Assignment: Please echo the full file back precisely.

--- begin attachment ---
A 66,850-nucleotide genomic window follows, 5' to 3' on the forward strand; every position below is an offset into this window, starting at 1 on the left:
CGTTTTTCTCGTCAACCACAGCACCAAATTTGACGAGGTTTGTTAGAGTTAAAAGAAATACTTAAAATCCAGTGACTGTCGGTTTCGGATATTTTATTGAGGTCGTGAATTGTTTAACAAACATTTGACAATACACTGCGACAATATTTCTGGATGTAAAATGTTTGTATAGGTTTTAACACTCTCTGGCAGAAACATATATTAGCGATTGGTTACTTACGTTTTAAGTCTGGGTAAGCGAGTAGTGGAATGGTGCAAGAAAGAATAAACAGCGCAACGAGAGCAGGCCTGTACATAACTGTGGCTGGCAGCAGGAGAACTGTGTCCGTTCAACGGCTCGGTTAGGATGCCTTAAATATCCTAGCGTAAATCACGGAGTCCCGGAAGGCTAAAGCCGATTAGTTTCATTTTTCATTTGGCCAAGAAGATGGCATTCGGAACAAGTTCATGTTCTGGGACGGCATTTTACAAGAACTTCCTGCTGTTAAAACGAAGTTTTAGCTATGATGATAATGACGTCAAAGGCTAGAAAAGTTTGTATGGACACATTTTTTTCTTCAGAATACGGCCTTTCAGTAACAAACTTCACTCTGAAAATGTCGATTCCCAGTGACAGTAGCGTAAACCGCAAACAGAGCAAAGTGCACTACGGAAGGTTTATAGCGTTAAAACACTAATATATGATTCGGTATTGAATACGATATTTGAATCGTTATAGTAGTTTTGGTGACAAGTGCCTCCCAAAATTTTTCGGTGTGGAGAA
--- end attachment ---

A 66,850-nucleotide genomic window follows, 5' to 3' on the forward strand; every position below is an offset into this window, starting at 1 on the left:
CGTTTTTCTCGTCAACCACAGCACCAAATTTGACGAGGTTTGTTAGAGTTAAAAGAAATACTTAAAATCCAGTGACTGTCGGTTTCGGATATTTTATTGAGGTCGTGAATTGTTTAACAAACATTTGACAATACACTGCGACAATATTTCTGGATGTAAAATGTTTGTATAGGTTTTAACACTCTCTGGCAGAAACATATATTAGCGATTGGTTACTTACGTTTTAAGTCTGGGTAAGCGAGTAGTGGAATGGTGCAAGAAAGAATAAACAGCGCAACGAGAGCAGGCCTGTACATAACTGTGGCTGGCAGCAGGAGAACTGTGTCCGTTCAACGGCTCGGTTAGGATGCCTTAAATATCCTAGCGTAAATCACGGAGTCCCGGAAGGCTAAAGCCGATTAGTTTCATTTTTCATTTGGCCAAGAAGATGGCATTCGGAACAAGTTCATGTTCTGGGACGGCATTTTACAAGAACTTCCTGCTGTTAAAACGAAGTTTTAGCTATGATGATAATGACGTCAAAGGCTAGAAAAGTTTGTATGGACACATTTTTTTCTTCAGAATACGGCCTTTCAGTAACAAACTTCACTCTGAAAATGTCGATTCCCAGTGACAGTAGCGTAAACCGCAAACAGAGCAAAGTGCACTACGGAAGGTTTATAGCGTTAAAACACTAATATATGATTCGGTATTGAATACGATATTTGAATCGTTATAGTAGTTTTGGTGACAAGTGCCTCCCAAAATTTTTCGGTGTGGAGAA